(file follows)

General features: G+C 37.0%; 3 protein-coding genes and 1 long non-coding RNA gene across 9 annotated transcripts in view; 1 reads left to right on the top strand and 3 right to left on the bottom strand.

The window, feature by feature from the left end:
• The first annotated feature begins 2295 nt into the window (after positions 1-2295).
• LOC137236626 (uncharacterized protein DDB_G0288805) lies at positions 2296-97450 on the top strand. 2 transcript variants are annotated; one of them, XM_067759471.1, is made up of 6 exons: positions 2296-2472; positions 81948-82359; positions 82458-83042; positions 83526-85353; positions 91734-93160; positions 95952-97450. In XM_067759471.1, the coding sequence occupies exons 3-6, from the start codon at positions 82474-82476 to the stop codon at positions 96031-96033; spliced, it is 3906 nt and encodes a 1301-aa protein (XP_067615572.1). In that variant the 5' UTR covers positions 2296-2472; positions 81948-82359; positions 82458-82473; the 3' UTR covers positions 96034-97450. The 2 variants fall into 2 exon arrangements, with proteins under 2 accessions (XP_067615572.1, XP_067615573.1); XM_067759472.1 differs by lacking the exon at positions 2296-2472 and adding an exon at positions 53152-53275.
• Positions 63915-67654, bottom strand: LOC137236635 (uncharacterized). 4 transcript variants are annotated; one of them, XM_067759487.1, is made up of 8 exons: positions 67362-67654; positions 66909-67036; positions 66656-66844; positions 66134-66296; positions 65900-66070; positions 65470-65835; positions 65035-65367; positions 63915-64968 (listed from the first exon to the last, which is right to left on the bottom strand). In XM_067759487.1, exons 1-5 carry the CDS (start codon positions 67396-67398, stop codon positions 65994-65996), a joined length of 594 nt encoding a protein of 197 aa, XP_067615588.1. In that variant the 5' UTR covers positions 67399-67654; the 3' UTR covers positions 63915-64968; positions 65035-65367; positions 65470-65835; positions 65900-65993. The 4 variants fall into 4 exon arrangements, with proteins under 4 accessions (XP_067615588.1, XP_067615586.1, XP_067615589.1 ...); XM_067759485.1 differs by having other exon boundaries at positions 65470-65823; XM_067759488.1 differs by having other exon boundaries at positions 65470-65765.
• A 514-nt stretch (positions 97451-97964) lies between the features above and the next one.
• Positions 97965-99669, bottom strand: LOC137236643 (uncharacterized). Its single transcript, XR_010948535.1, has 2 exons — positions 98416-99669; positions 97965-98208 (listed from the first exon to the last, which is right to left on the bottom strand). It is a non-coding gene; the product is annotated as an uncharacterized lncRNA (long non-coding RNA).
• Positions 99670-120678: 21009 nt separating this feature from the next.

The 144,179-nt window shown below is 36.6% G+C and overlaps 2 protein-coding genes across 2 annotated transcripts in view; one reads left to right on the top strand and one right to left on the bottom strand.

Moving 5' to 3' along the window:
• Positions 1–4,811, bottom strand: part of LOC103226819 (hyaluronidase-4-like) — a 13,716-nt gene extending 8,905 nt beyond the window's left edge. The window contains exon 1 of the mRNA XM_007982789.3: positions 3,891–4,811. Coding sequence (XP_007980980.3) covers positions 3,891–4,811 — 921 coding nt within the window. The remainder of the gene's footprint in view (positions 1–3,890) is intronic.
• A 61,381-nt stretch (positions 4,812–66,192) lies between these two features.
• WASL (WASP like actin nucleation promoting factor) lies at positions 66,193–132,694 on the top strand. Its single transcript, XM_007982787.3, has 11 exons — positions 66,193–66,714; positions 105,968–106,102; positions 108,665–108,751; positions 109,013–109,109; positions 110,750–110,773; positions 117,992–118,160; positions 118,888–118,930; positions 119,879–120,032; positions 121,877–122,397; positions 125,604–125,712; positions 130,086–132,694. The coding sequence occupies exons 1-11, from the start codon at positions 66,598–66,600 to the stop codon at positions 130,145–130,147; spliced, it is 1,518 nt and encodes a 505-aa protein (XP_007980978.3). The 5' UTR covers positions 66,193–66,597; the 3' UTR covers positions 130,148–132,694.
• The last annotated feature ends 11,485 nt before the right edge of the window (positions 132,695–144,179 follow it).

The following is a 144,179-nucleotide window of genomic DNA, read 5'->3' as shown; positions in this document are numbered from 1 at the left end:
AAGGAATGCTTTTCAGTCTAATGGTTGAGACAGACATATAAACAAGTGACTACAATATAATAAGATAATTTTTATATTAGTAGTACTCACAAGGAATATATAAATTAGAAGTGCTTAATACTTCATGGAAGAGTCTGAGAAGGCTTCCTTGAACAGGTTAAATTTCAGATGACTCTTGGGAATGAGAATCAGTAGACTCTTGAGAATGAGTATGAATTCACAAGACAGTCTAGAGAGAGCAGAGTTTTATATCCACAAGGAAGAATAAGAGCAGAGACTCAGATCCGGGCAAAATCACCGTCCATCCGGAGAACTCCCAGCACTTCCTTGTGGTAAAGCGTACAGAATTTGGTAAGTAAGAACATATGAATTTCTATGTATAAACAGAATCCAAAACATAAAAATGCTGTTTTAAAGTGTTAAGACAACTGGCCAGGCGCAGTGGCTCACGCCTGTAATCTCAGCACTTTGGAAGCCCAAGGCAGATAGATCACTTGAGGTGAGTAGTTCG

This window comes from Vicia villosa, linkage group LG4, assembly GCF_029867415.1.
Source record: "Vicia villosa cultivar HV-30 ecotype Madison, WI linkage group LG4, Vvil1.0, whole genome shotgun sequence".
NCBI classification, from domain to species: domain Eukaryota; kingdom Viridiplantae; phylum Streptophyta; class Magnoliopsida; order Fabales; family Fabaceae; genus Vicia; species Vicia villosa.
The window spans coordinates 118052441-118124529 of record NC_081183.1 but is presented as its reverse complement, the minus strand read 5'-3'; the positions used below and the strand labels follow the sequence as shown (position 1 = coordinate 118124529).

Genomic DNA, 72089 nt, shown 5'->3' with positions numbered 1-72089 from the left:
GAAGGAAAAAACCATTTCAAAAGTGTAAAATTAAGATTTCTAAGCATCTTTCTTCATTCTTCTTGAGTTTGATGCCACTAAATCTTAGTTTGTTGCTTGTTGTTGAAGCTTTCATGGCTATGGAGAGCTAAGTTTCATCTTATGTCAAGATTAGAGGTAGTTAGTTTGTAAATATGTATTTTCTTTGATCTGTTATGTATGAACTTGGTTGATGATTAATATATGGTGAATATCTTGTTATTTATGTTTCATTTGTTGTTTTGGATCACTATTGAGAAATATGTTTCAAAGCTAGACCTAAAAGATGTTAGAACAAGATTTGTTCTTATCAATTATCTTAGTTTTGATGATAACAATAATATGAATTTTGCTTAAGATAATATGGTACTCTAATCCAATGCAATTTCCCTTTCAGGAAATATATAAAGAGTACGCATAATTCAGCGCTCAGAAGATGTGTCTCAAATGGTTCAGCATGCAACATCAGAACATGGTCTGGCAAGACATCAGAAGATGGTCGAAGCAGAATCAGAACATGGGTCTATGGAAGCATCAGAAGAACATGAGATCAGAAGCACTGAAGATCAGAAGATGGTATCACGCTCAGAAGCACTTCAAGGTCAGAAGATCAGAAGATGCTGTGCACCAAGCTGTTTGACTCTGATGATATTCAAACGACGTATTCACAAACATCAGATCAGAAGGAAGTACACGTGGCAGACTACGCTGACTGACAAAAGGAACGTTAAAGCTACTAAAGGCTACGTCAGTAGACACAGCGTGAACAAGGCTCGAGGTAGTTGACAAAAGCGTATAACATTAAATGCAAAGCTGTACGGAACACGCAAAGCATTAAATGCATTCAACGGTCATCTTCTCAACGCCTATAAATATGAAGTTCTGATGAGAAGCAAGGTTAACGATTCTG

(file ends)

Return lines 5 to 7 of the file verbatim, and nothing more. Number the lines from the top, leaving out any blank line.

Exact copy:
• Positions 63915-67654, bottom strand: LOC137236635 (uncharacterized). 4 transcript variants are annotated; one of them, XM_067759487.1, is made up of 8 exons: positions 67362-67654; positions 66909-67036; positions 66656-66844; positions 66134-66296; positions 65900-66070; positions 65470-65835; positions 65035-65367; positions 63915-64968 (listed from the first exon to the last, which is right to left on the bottom strand). In XM_067759487.1, exons 1-5 carry the CDS (start codon positions 67396-67398, stop codon positions 65994-65996), a joined length of 594 nt encoding a protein of 197 aa, XP_067615588.1. In that variant the 5' UTR covers positions 67399-67654; the 3' UTR covers positions 63915-64968; positions 65035-65367; positions 65470-65835; positions 65900-65993. The 4 variants fall into 4 exon arrangements, with proteins under 4 accessions (XP_067615588.1, XP_067615586.1, XP_067615589.1 ...); XM_067759485.1 differs by having other exon boundaries at positions 65470-65823; XM_067759488.1 differs by having other exon boundaries at positions 65470-65765.
• A 514-nt stretch (positions 97451-97964) lies between the features above and the next one.
• Positions 97965-99669, bottom strand: LOC137236643 (uncharacterized). Its single transcript, XR_010948535.1, has 2 exons — positions 98416-99669; positions 97965-98208 (listed from the first exon to the last, which is right to left on the bottom strand). It is a non-coding gene; the product is annotated as an uncharacterized lncRNA (long non-coding RNA).